In all my years at a Christian college, there was a lot of time spent debating theology and the idea that right thinking would lead to Christian living. Although I understand their logic, I'm beginning to question that notion. Have we spent so much time trying to think correctly that we neglect to act in the way we should? Are we more concerned with convincing others that we are right than behaving justly towards them? Have we stressed the importance of telling others about God over treating them as God would have us do so? I think of all the years I wasted worrying about having the right answers for people when I needed to learn how to love them. A lot of modern churches talk about their ties to the early church, but I sincerely hope that we see a trend of more and more churches moving back to the ancient practice of true Christian hospitality. Can you imagine  how beautiful that would be?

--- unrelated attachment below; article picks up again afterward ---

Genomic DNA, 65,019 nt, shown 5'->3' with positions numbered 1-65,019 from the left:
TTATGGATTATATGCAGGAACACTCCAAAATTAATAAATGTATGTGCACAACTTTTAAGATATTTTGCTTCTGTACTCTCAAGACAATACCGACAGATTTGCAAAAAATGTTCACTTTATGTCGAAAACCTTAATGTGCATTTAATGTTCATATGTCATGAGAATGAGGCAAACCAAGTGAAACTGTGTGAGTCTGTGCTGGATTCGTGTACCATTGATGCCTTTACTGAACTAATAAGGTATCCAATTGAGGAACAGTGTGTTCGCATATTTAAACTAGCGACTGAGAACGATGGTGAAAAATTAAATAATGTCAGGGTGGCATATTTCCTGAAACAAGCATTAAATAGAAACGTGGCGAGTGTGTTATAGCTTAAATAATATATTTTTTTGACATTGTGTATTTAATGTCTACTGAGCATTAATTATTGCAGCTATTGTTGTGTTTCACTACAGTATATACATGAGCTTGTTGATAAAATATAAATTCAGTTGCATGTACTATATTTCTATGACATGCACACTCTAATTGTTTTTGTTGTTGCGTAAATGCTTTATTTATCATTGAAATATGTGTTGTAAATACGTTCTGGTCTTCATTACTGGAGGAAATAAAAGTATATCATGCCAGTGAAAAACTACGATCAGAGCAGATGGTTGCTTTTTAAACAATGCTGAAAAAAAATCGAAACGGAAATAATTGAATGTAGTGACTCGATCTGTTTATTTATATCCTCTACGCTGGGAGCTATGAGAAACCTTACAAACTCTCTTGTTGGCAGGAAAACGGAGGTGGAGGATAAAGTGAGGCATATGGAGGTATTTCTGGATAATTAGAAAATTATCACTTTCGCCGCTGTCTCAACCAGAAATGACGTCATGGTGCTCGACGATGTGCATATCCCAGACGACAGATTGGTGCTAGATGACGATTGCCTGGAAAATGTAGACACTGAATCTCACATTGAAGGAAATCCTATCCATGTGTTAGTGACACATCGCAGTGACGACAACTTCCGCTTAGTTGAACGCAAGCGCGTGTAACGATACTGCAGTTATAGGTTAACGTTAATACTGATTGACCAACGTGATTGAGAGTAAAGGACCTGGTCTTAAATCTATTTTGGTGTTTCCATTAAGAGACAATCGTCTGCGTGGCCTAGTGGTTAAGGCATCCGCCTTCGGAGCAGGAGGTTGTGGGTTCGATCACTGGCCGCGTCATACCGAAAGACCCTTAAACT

Tuesday, April 26, 2011

This is the Church: North Minneapolis Edition

I obviously write a lot here about what I don't like in American Evangelical Culture and what I wish it would be. But I never want to give the impression that I'm only here to complain and that Christians in the US never get it right. Although the loudest and most visible in American Christian Culture often do not seem to reflect much of the beauty and humility of the life of Christ, there are humble servants rarely widely recognized that are striving to be examples of his love. Today I came across an article that told of a touching example of one church doing just that in Minneapolis, MN.

North Minneapolis Congregation Turns Over Church to Victims of Sex Trade

These two quotes in particular really struck me as embodying the heart of Jesus Christ:

"We are trying to be the church, not look like the church...Even if you don't want to hear anything about Jesus, I'm going to love you anyhow."

"What about those colorful glass church windows? For the right price, they could be sold with the proceeds going to Northside Women's Space. As an elderly church leader told her, Galloway says, 'Jesus would rather be walking with those women than in those windows.'"